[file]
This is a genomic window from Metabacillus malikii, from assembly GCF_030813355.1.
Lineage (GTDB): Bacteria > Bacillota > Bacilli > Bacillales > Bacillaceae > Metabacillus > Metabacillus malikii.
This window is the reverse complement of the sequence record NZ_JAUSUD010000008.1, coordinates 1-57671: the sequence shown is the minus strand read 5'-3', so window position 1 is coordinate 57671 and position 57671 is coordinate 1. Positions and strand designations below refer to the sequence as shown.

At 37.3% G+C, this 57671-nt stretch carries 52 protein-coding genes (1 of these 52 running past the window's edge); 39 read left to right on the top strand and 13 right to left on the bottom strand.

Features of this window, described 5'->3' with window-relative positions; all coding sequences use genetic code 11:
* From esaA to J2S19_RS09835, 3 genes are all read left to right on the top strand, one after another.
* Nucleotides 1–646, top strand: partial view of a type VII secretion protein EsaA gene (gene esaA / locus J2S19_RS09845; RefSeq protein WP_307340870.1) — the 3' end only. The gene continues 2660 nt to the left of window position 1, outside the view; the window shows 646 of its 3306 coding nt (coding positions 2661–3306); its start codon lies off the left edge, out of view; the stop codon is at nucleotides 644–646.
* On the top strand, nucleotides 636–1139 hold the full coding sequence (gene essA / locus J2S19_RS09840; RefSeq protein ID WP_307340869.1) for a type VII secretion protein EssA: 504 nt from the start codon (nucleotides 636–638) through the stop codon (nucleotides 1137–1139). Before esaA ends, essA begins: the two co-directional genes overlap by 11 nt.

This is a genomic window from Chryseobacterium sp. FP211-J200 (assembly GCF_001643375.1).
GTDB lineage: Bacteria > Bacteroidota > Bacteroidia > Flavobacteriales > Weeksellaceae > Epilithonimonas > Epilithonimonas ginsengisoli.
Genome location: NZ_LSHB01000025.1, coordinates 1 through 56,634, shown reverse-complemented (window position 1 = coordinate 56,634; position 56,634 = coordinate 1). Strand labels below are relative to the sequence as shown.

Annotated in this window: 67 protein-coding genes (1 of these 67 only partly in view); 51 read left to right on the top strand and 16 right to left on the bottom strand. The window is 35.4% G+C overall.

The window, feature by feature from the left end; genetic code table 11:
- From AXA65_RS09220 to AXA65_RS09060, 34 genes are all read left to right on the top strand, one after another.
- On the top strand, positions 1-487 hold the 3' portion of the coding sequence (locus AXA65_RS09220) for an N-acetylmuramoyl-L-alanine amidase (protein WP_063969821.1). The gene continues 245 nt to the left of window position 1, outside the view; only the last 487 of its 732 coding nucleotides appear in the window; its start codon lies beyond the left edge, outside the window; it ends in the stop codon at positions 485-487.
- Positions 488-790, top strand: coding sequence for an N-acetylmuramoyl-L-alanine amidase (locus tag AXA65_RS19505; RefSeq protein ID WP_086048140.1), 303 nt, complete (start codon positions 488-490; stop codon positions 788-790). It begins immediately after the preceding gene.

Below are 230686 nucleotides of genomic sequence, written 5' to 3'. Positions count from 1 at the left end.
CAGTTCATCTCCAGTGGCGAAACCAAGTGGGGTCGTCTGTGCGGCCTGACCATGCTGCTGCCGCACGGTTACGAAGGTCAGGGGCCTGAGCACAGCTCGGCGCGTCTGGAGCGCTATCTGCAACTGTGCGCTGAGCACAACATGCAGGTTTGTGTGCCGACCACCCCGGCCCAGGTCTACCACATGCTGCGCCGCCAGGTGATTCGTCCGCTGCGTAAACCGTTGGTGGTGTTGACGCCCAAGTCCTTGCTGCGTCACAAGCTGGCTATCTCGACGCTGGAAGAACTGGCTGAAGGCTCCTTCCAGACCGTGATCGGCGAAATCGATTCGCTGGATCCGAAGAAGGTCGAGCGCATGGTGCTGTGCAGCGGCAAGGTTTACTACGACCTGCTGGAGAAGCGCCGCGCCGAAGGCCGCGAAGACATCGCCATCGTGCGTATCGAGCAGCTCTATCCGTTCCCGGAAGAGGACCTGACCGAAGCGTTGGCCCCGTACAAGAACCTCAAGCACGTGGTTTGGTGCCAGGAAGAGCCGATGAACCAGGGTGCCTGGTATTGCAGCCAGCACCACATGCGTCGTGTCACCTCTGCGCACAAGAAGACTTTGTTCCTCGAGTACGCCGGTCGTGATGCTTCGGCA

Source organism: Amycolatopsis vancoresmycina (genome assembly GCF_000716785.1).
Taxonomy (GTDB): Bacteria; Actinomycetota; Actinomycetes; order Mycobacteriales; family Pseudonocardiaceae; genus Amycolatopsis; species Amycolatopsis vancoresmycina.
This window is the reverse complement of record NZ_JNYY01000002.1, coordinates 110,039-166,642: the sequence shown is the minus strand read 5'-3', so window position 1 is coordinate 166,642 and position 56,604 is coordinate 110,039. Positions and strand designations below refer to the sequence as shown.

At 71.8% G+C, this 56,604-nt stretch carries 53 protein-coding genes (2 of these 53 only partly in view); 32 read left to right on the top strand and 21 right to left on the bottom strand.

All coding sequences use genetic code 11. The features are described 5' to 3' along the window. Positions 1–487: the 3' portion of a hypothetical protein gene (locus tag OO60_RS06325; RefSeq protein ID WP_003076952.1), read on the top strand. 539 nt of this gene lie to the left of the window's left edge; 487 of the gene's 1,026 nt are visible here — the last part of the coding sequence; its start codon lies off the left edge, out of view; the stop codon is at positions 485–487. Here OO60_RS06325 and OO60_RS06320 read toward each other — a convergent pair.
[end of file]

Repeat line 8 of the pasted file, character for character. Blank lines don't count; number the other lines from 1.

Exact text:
* On the top strand, nucleotides 636–1139 hold the full coding sequence (gene essA / locus J2S19_RS09840; RefSeq protein ID WP_307340869.1) for a type VII secretion protein EssA: 504 nt from the start codon (nucleotides 636–638) through the stop codon (nucleotides 1137–1139). Before esaA ends, essA begins: the two co-directional genes overlap by 11 nt.